Periodontal Splints

Splinting is a technique used to stabilize teeth which have become loose as a result of losing the supporting bone around them to periodontal disease, a condition known as secondary occlusal trauma. Frequently the problem is complicated by heavy bite stress.

There are two basic types of periodontal splinting, with some variation. The first is “extra-coronal splinting”, in which a stabilizing wire, fiber-reinforced ribbon, or similar stabilization device, is bonded to the outsides of the teeth like a fixed orthodontic retainer. The second is “intra-coronal splinting”, in which a slot is milled into the affected teeth, and the stabilizing device is inserted into the slot and bonded in place. This can make the splint less visible, but accomplishes the same goal of immobilizing the teeth.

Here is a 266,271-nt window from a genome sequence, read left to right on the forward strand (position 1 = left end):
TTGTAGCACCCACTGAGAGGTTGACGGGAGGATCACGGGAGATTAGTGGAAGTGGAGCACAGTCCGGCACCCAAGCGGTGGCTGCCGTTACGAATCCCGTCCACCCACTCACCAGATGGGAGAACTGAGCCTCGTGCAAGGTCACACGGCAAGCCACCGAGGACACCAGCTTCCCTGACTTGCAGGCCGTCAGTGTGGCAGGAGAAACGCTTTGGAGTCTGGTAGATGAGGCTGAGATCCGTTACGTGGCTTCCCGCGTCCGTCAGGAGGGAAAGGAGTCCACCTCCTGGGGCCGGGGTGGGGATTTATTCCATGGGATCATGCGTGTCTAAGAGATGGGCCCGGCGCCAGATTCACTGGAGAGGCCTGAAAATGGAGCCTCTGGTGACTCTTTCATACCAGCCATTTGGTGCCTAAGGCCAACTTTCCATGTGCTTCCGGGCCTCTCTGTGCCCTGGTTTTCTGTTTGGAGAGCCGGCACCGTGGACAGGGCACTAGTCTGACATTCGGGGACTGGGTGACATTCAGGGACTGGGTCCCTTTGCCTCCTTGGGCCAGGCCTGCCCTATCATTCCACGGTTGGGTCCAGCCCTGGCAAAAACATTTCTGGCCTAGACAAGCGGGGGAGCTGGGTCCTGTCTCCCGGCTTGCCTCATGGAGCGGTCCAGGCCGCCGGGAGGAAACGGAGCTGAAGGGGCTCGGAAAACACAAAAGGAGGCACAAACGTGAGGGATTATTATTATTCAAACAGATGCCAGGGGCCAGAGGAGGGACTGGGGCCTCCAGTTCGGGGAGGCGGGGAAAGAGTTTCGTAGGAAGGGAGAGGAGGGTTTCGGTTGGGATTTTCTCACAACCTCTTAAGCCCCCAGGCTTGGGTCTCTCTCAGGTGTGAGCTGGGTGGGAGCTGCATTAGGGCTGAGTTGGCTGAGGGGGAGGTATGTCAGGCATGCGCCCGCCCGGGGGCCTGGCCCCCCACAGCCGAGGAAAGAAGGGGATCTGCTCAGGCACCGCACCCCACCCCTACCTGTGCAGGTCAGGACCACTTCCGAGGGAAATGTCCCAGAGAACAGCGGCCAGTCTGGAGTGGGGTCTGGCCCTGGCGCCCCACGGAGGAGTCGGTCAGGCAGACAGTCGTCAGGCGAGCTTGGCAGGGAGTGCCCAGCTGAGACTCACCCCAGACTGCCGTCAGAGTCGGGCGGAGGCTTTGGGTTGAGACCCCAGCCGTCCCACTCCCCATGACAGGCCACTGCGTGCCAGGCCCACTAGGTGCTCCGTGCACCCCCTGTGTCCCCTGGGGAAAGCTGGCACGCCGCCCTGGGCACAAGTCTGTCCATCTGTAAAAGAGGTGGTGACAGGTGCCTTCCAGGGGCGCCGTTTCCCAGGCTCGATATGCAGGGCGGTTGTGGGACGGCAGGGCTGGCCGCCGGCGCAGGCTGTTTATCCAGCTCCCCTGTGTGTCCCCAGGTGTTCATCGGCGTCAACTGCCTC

If the teeth have lost more than 40% of the supporting “alveolar” bone around them, a diagnosis of “severe” periodontal disease is made. Most often, teeth that are mobile (loose) enough to require splinting have that diagnosis. However, if the tooth roots are abnormally short or thin, or if the bone around them is not particularly dense, the teeth may be loose when less than 40% of the volume has been lost.

Your dentist can tell you if your teeth are mobile enough to require splinting. Another factor that comes into play is the status of the periodontal disease. If you have active disease, and the bone around the teeth is softened from inflammation, simply bringing the disease under control through other types of periodontal disease management can make the teeth less mobile.